The idea with concrete is that you define a process with your own definition of flexible attributes. This is a definition that is bound by things like system ID’s organizational Hierarchies and approval limits etc but it is non prescriptive about the way that you design it or the way that you leverage it. Using a flexible workflow tool outside of SAP and hosted on SharePoint together with an infinitely flexible tool Microsoft Excel and then having tight SAP integration for the SAP record creation or maintenance is aligned with this thinking. This ‘fluid’ approach, similar to the characteristics of concrete, hardens over time and when it is wrapped around a process as a control, again becomes something that can be as hard stone after a point in time but before that hardening point can be adjusted and tweaked to accommodate discoveries and revelations associated with establishing or re-establishing the process. The point here is agility and rapid application development. There is no requirement to be completely certain on the approach at commencement it is something that can be morphed as the process and design discovery matures. Setting something in stone like deciding that all journals need to be parked in SAP and when approved by a designate, posted, commits you to a path of use that is difficult to adapt later without completely re-architecting your approach. Additionally, parked journals floating around in SAP
The challenge with most ERP related processes and especially controls is that they tend to be very digital, they are either on or they are off. You also can’t necessarily have as many or as few as you like. Often you have to make major efficiency compromises when you implement controls. We see this in something as simple as moving from standalone batch processing of mass actions in SAP with Winshuttle Transaction to moving to centralized script control and governance with Winshuttle Central on SharePoint; customers who have lived in the frontiersman world of build and run your own scripts independently, now become accountable to a centralized script repository and have to follow some rules. Working with ERP often requires understanding that the building blocks for control and governance are like large slabs of sculpted stone; if you want them to fit together neatly and inline with your business objectives (because you don’t like SAP standard) then you need to involve an qualified stone mason (ABAPer) to customize the shape – this takes more time than if you were to use concrete. Using stone masons is also more expensive. Additionally, if you want to have a really large control, it either needs to exist or be built from scratch. Extending the analog further, if you want big building blocks, you need to quarry big stones. Now you have all the logistics (transports) associated with getting that stone from the quarry to the building site.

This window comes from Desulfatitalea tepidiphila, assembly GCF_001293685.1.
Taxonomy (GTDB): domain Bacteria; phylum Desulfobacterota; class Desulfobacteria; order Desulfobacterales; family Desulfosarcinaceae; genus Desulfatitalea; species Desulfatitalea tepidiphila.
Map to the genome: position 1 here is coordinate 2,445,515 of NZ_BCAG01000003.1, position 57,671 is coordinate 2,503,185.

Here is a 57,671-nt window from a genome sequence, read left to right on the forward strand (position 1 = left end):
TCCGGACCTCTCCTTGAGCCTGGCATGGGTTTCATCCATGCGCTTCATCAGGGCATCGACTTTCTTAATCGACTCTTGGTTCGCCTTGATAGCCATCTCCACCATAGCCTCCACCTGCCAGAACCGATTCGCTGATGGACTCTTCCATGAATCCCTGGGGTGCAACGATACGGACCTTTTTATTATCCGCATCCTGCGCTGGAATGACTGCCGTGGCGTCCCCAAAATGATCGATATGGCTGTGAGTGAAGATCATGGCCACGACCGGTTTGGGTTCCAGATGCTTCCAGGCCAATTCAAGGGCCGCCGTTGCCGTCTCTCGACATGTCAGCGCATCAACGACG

If you ever visit the ruins of Pompeii or the pantheon you might be surprised like me, to find that the great Roman columns were made of brick and hydraulic setting cement (opus caementicium) and not stone. The Romans took the best ideas and building concepts from conquered nations such as the Greeks and these included the Doric, Ionic and Corinthian columns and used more efficient and less expensive building methods and by the middle of the first century, the material was used frequently as brick-faced concrete to great effect.
So in conclusion, my thoughts are that if you’re looking to implement or re-implement controls consider your options. From an audit perspective, the golden thread of traceability and proof needs to remain intact and have a level of integrity that reassures those undertaking scrutiny, it doesn’t require you building with stone, sometimes building with concrete will actually be faster, cheaper and more palatable – especially if you have to do rework.